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‘Gaining access to what we need without travel is re-shaping services’ writes Alistair Kirkbride in Mobility Matters for Local Transport Today

“Mobility” is everywhere. “Mobility as a Service” (MaaS) is increasingly filling column inches and conference halls, and many car manufacturers and rail companies are re-branding as “mobility service providers”.


But do we really have a clear understanding – or any agreement – of what mobility means? And shouldn’t we really be looking at “Accessibility as a Service” – the argument being that people’s primary need is to access things (jobs, shops, friends etc) rather than to travel?


We should start by looking backwards at people’s lifestyles now compared to, say, a generation ago through a transport lens. In addition to the well-rehearsed changes in public transport use, walking, cycling and car use, the big change is the ability to access stuff via smart phones and the internet without needing to travel. We can have contact with friends, family and colleagues without having to physically move. We increasingly access services and information without needing to travel, and goods come to us rather than us having to go to fetch them.


Stark examples of this are from a current smartphone marketing campaign[1] “…the young generation are pioneering new ways [with smartphones] to do business, create social movements and reach out to millions” and an app that gives me an online video appointment with a GP in a few hours rather than a few days (so long as I am prepared to pay).


Furthermore, someone delivering anything from my groceries, a book or packet of paper clips to my door in no time is now the norm rather than the exception for many.


Only a few years ago, we would have travelled to buy these. For the purposes of the train of argument, let’s not question the comparative impacts, ethics or politics of these developments, but focus on what they mean for modern lifestyles and the need for mobility.


It all suggests that somewhere between “mobility” and “accessibility” might sit “connectedness”. In this context, connectedness means the ability to access what we need – either by making journeys (mobility) or our smartphones, tablets or computers. It is not the same as “connectivity” – which implies lubricated travel.


“Connectedness as a service” (CaaS) then looks interesting in that not travelling (because we can access stuff via the web) effectively becomes a mode alongside the other components of mobility when we are planning compelling lifestyle packages.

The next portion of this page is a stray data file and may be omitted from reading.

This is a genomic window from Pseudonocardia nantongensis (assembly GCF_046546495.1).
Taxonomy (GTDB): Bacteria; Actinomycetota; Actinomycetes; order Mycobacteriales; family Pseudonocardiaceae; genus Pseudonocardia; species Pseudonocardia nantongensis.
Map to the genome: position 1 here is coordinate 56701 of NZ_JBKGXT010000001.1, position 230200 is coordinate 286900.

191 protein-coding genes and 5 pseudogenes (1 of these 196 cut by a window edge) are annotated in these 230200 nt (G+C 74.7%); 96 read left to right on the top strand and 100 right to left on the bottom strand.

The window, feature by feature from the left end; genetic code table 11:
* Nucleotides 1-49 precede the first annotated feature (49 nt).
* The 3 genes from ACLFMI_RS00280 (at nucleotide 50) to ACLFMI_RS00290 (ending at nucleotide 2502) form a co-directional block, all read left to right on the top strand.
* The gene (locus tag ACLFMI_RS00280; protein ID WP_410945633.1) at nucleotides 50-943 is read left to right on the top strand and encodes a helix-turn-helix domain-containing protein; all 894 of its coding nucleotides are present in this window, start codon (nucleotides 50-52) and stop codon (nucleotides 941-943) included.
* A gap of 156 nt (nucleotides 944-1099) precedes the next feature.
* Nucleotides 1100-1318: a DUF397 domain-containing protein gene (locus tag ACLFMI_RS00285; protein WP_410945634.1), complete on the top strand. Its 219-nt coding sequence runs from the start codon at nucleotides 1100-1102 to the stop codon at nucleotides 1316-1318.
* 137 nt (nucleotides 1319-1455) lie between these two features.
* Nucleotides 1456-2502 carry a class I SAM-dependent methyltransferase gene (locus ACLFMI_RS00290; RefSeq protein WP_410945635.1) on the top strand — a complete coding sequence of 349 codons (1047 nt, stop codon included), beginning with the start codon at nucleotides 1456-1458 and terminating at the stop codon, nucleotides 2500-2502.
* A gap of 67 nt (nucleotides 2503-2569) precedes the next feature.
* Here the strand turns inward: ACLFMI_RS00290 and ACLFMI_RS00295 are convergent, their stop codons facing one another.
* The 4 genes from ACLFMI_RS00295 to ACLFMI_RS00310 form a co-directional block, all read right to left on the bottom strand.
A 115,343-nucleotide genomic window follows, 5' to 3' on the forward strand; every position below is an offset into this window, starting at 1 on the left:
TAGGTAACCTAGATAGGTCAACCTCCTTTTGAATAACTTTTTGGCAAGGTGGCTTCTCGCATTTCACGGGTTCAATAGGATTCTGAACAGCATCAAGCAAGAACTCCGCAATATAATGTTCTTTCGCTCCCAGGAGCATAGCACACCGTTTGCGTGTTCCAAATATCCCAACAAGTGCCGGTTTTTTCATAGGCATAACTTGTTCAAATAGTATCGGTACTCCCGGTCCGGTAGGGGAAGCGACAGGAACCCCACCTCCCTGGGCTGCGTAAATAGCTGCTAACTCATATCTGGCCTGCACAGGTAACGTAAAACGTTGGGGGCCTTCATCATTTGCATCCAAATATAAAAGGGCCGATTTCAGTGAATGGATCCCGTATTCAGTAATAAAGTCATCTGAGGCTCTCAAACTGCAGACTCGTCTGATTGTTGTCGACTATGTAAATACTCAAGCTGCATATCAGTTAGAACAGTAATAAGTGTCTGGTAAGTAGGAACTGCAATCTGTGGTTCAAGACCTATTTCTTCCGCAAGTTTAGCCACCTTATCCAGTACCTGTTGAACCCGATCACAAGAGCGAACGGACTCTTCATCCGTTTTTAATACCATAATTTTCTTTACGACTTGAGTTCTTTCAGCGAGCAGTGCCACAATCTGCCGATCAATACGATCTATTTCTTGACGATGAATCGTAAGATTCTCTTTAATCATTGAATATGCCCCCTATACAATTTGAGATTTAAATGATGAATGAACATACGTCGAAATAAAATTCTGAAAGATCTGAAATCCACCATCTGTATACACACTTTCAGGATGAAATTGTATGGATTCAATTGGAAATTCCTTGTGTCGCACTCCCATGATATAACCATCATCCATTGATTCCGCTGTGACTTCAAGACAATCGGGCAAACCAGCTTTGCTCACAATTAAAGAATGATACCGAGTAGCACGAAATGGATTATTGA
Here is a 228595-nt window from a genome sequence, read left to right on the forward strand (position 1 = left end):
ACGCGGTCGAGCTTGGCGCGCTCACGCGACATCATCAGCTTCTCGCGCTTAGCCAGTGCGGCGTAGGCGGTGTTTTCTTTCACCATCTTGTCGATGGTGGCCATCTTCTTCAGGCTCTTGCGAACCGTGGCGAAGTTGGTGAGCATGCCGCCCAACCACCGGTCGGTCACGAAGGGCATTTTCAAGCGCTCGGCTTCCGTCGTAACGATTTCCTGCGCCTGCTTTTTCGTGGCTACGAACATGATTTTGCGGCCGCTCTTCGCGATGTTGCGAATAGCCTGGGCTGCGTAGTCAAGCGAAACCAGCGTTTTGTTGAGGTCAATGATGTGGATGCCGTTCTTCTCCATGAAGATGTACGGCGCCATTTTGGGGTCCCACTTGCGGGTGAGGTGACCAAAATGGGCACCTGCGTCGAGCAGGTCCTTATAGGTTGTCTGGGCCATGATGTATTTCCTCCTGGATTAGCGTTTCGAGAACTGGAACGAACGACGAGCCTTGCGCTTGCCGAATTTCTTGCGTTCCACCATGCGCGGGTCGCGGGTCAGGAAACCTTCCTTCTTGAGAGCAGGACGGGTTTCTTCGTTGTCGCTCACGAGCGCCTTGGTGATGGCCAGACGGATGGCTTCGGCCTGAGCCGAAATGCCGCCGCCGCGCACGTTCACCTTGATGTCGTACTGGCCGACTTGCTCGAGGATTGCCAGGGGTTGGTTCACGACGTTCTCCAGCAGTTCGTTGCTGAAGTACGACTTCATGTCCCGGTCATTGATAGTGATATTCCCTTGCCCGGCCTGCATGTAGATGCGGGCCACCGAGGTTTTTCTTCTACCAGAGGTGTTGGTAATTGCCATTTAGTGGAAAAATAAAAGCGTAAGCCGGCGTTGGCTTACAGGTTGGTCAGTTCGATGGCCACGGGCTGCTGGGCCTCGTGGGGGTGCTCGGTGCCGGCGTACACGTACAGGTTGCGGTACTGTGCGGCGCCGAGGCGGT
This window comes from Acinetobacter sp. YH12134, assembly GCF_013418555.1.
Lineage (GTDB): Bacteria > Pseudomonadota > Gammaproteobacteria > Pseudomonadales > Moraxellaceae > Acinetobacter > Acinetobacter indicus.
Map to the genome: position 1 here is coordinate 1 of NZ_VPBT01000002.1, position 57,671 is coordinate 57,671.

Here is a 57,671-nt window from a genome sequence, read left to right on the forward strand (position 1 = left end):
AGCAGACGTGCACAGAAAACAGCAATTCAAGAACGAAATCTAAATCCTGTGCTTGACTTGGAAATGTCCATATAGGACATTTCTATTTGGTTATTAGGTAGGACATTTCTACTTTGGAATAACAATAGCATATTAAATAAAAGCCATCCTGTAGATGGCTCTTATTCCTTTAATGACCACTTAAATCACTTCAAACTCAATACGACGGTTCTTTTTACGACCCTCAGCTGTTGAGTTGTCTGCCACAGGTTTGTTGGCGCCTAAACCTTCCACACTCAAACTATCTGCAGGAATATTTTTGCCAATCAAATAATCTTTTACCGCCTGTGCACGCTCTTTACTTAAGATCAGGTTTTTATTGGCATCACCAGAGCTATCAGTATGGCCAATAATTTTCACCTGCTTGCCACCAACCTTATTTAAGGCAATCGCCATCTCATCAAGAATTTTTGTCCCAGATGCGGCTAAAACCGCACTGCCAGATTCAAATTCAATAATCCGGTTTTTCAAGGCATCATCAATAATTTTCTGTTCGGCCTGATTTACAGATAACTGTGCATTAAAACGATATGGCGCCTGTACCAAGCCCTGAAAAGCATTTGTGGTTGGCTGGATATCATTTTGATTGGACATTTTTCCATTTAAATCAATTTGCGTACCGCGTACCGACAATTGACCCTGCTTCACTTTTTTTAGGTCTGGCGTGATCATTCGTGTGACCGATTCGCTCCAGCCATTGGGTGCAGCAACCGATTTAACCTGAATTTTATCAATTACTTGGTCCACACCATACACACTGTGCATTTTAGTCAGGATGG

This has two implications. Firstly, it invites us to ponder what sort of other service providers might work alongside mobility services to provide compelling packages of “connectedness”. Secondly, it allows for a positive critique of the mobility-led proposals for large scale infrastructure. Put another way, if I lived in Sheffield, would my quality of life be better with a bundle of connectedness services (local and long distance mobility with information, entertainment and networking services) rather than driving in a long tunnel to work?


I have recently seen two other approaches to unpacking mobility; at the recent World Combined Mobility Congress (Wocomoco), Ghislain Delabie of defines three types of mobility. These are: Ultramobility, where moving “far and fast” is still dominant; Aftermobility, where the car is less attractive and less present in public space; and Proximobility, where “time has some qualitative value”.


How he interprets these in relation to quality of places and quality of life and what the “mobility landscape” would look like for each gets interesting. Secondly, Derek Halden linked different types of mobility to historic UK traffic growth forecasts.


Although considered for different reasons and in different ways, there are still common contrasts between hyper/ultra mobility and proximobility/hyperlocation of these two representations of mobility.


If we interpret the “GB actual” line on Halden’s chart as an indication of what people actually want to do, then it seems to refuse to head to hypermobility. Apart from the possibility of people not wanting a hypermobile lifestyle, there might be an influence of the emergence of other forms of connectedness replacing the need to travel during this era. This starts to paint a compelling picture of desired future lifestyles and by association (via Delabie’s diagram) future places when looked at through the lens of connectedness.


The title for the Halden’s slide was “Better to shape the future than forecast it”. In the emerging world of mobility, it’s therefore worth questioning who is likely to be involved in shaping it.


We can almost certainly be sure that the influence of its rapidly emerging user-focussed service providers on the transport landscapes is only going to increase. “Predict and provide” will probably therefore be more usefully applied to people’s desired lifestyles – and desired types of places to live and work – than it ever has been to infrastructure.


The challenge, therefore, is to understand more clearly what sort of connectedness lifestyles people actually want. This can form the basis of working out not only what services will be required, but what is appropriate infrastructure for the world of new mobility. In this case, even considering infrastructure that would lead to hypermobility – such as road tunnels under the Peak District – just seem antediluvian and completely out of step with the likely future lifestyles of the travelling public.


I wonder, therefore, whether we can dust off transport being a derived demand in the new framework of MaaS. This time, transport is just a part of connectedness with the whole system driven using a different set of levers.


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